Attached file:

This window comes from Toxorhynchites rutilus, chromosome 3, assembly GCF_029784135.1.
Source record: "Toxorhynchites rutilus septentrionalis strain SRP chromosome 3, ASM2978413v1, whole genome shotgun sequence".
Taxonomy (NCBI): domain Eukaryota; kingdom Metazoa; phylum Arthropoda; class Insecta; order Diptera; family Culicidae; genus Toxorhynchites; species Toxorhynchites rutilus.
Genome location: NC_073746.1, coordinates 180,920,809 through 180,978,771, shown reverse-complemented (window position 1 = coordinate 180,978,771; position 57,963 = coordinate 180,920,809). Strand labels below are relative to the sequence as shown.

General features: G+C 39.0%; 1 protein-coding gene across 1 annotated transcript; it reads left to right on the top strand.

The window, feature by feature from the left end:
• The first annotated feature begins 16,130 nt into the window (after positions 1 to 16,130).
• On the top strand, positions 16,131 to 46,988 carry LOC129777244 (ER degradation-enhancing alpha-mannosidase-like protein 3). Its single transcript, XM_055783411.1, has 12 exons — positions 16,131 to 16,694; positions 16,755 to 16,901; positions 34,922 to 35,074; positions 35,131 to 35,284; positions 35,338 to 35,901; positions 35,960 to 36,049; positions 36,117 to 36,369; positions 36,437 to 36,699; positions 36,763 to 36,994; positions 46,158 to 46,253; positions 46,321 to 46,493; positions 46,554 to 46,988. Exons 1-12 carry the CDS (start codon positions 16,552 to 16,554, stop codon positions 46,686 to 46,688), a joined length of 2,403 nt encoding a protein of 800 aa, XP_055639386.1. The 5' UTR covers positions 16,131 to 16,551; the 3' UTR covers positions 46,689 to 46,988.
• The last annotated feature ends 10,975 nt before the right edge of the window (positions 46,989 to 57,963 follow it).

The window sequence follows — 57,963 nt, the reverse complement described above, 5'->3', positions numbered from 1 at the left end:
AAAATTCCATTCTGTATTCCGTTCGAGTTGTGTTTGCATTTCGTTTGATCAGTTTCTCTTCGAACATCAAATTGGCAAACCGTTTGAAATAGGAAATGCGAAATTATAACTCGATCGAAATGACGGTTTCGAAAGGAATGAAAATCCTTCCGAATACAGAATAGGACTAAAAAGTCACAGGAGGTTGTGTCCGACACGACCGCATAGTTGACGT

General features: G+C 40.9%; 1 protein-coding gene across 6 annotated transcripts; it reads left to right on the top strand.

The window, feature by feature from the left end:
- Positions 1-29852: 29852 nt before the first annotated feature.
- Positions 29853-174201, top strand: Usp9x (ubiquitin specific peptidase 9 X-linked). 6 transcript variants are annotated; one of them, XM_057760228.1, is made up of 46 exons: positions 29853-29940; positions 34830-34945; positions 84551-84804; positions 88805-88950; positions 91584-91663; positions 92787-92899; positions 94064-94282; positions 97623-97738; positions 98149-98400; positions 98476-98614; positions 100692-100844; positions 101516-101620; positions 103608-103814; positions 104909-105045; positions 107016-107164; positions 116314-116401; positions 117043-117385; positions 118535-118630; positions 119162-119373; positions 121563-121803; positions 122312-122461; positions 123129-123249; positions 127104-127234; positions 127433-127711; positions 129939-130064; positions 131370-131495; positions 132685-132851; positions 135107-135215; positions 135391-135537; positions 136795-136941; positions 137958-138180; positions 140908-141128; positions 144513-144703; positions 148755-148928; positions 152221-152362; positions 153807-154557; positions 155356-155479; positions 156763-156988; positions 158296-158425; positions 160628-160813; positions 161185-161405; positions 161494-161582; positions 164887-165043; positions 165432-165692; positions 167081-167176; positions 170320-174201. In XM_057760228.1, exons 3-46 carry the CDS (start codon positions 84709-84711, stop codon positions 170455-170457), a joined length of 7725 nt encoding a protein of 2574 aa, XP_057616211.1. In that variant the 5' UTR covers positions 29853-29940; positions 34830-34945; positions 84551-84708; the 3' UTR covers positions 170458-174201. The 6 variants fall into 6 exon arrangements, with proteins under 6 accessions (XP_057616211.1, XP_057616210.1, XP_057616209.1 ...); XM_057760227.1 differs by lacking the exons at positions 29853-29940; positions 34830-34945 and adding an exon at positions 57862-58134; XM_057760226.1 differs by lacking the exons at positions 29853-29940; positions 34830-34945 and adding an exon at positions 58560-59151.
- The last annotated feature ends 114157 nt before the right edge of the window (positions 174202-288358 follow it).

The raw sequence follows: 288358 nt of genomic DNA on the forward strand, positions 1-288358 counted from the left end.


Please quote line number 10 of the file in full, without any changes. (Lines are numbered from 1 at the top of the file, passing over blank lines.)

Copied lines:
The window sequence follows — 57,963 nt, the reverse complement described above, 5'->3', positions numbered from 1 at the left end: